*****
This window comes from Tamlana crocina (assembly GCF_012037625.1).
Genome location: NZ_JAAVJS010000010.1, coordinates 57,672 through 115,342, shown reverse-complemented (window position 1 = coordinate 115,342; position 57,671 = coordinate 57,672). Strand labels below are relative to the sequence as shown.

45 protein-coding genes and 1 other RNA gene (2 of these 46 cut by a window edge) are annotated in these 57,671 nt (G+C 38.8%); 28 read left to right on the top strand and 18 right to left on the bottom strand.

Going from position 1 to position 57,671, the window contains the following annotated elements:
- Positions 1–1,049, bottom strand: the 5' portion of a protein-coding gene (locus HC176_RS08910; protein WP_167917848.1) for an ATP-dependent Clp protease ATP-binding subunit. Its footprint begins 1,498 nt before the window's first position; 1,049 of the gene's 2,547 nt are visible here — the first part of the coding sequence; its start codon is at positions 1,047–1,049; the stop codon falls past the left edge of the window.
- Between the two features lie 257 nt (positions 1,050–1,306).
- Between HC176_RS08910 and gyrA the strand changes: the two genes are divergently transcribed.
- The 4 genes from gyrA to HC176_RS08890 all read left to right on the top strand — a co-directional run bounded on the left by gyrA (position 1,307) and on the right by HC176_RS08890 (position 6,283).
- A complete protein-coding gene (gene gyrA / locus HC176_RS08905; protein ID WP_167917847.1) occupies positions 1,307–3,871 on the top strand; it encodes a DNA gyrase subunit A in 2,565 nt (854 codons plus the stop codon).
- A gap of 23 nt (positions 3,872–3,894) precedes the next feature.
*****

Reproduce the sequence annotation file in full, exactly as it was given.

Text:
This window comes from Tamlana crocina (assembly GCF_012037625.1).
Genome location: NZ_JAAVJS010000010.1, coordinates 57,672 through 115,342, shown reverse-complemented (window position 1 = coordinate 115,342; position 57,671 = coordinate 57,672). Strand labels below are relative to the sequence as shown.

45 protein-coding genes and 1 other RNA gene (2 of these 46 cut by a window edge) are annotated in these 57,671 nt (G+C 38.8%); 28 read left to right on the top strand and 18 right to left on the bottom strand.

Going from position 1 to position 57,671, the window contains the following annotated elements:
- Positions 1–1,049, bottom strand: the 5' portion of a protein-coding gene (locus HC176_RS08910; protein WP_167917848.1) for an ATP-dependent Clp protease ATP-binding subunit. Its footprint begins 1,498 nt before the window's first position; 1,049 of the gene's 2,547 nt are visible here — the first part of the coding sequence; its start codon is at positions 1,047–1,049; the stop codon falls past the left edge of the window.
- Between the two features lie 257 nt (positions 1,050–1,306).
- Between HC176_RS08910 and gyrA the strand changes: the two genes are divergently transcribed.
- The 4 genes from gyrA to HC176_RS08890 all read left to right on the top strand — a co-directional run bounded on the left by gyrA (position 1,307) and on the right by HC176_RS08890 (position 6,283).
- A complete protein-coding gene (gene gyrA / locus HC176_RS08905; protein ID WP_167917847.1) occupies positions 1,307–3,871 on the top strand; it encodes a DNA gyrase subunit A in 2,565 nt (854 codons plus the stop codon).
- A gap of 23 nt (positions 3,872–3,894) precedes the next feature.